Queen Rania of Jordan receives humanitarian award at Microsoft campus
By MARY STEVENS DECKER
Redmond Reporter Reporter
May 19, 2010 · Updated 4:42 PM
The Tech Museum of Innovation hosted the reception with Microsoft Corporation, The Tech Awards education category sponsor, and Applied Materials, the James C. Morgan Global Humanitarian Award sponsor and The Tech Awards sponsor.
The Tech Awards honor innovators who apply technology to benefit humanity. Microsoft co-founder and chairman Bill Gates and former Vice President and Nobel laureate Al Gore are among past recipients of the humanitarian award.
Queen Rania is known as a passionate promoter of education and human rights. Her Jordan River Foundation gives skills and resources to families living in poverty and helps them to become self-sufficient. Working with UNICEF and organizations such as the Clinton Global Initiative and World Economic Forum, she advocates for disadvantaged children and in her own words, spoken at the Microsoft Visitor Center, wants them to know “the impossible is possible ... no dream is too big.”
She said she wants to “bring light to darkness and hope to hopelessness” and fervently believes that technology such as social media “can help build bridges of understanding. Only on truth can you build a foundation of peace.”
As just one example, Queen Rania, who is an Arab, Muslim woman, cited her YouTube channel, where she invited people to submit videos about their stereotypes of Muslims, “to start a debate, get people to air their views,” she said.
Technology, she noted, can also give generous people the ability to quickly mobilize and react in times of crisis, such as the outpouring of support for earthquake relief in Haiti.
From the Internet to Twitter, technology has had “a positive impact in terms of human value,” said the queen.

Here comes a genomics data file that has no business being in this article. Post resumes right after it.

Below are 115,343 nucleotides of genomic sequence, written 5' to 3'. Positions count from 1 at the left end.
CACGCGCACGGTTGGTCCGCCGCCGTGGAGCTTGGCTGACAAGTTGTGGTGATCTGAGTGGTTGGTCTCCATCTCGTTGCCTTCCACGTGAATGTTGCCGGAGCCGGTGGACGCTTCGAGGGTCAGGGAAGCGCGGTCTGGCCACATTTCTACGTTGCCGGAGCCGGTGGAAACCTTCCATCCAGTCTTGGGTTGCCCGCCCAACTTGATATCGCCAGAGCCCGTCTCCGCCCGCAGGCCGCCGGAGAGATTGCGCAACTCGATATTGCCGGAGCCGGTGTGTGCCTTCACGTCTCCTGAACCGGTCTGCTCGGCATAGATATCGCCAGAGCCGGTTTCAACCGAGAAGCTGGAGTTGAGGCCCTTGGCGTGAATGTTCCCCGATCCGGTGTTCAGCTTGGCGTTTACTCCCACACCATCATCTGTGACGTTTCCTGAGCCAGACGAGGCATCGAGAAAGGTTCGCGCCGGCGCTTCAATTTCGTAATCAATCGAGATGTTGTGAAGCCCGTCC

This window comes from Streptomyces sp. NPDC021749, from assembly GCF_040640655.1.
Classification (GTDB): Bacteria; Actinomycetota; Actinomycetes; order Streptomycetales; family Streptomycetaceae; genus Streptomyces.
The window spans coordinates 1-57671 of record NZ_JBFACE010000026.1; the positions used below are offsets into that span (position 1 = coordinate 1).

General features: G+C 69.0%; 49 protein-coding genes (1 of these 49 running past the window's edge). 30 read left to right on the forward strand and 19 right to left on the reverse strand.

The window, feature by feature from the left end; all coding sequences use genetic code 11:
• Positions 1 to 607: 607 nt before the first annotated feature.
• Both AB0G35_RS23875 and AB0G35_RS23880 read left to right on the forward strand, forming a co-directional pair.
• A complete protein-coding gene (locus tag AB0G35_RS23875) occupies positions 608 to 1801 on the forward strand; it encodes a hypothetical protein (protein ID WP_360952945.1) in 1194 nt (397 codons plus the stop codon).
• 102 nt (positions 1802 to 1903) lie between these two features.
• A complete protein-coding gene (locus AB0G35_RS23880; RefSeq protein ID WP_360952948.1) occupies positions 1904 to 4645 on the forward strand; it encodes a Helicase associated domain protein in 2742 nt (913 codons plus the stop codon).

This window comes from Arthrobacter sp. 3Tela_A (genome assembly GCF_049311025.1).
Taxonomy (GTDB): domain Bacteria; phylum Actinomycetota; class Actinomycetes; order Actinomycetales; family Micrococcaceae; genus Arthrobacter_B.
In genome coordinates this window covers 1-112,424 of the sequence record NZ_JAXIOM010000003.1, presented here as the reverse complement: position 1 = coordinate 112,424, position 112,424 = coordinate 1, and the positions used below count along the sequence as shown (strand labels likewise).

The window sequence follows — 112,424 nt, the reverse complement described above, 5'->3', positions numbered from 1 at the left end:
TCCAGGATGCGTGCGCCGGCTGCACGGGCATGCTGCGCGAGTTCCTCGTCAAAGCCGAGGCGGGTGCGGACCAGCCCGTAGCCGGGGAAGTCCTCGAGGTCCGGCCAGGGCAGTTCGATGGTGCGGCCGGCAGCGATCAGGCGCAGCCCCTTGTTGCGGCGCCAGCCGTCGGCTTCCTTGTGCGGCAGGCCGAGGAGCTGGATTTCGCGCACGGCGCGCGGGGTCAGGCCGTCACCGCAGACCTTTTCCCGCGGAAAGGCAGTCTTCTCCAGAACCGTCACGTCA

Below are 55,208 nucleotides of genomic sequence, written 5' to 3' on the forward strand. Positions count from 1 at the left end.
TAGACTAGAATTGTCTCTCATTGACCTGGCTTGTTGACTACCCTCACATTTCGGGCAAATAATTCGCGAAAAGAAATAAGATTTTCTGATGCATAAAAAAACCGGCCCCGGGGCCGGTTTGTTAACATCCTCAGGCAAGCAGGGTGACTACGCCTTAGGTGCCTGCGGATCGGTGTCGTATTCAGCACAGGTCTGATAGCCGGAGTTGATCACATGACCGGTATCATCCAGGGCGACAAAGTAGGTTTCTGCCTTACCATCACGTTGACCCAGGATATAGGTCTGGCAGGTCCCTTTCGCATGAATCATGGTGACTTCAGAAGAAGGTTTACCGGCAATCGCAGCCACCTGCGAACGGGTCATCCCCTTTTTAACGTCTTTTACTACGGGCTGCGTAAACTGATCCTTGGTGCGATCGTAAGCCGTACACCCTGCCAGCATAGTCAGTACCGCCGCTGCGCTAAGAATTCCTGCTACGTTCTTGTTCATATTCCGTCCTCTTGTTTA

Representing Applied Materials at the reception, Mary Humiston, senior vice president of human resources, agreed, “Social media levels the playing field, gives solid opportunities to reach out, respond. ... It’s open to everyone.”
Dan Lewin, corporate vice president of strategic and emerging business for Microsoft Corporation, commented, “Networks remove distance. That started with the Internet. As new applications emerge ... we’re just reducing distance between what people can see and how this can spread.”
A native of Germany, Peter Friess, president of the Tech Museum of Innovation, recalled how satellite TV captured the powerful image of the Berlin Wall crumbling in 1989.
“It overcame borders and walls and changed political systems,” said Friess.
Queen Rania will formally receive the James C. Morgan Global Humanitarian Award at The Tech Museum, in the San Francisco Bay area, this November.
Friess stated that visitors to the museum are reminded to use science and technology for the greater good, “to make lives better ... and keep this world in good shape.”
Stunningly beautiful and elegant, Queen Rania is also known for her unpretentious nature. According to her Web site, she once remarked, “I just wake up and feel like a regular person. At the end of the day, you are living your life for the people that you represent. It’s an honor and privilege to have that chance to make a difference — a quantitative difference in people’s lives — and it’s my responsibility to make the most out of that opportunity.”
Queen Rania is married to King Abdullah II of Jordan, is the mother of four children and has written children’s stories such as “The Sandwich Swap,” in which two little girls learn about diversity while trading lunches.
To learn more about the James C. Morgan Global Humanitarian Award and its 2010 recipient Queen Rania, visit http://www.techawards.org/global_humanitarian/
To view more photos of Queen Rania's visit to Redmond, visit Reporter photographer Chad Coleman's blog.Contact Redmond Reporter Reporter Mary Stevens Decker at firstname.lastname@example.org or (425) 867-0353, ext. 5052.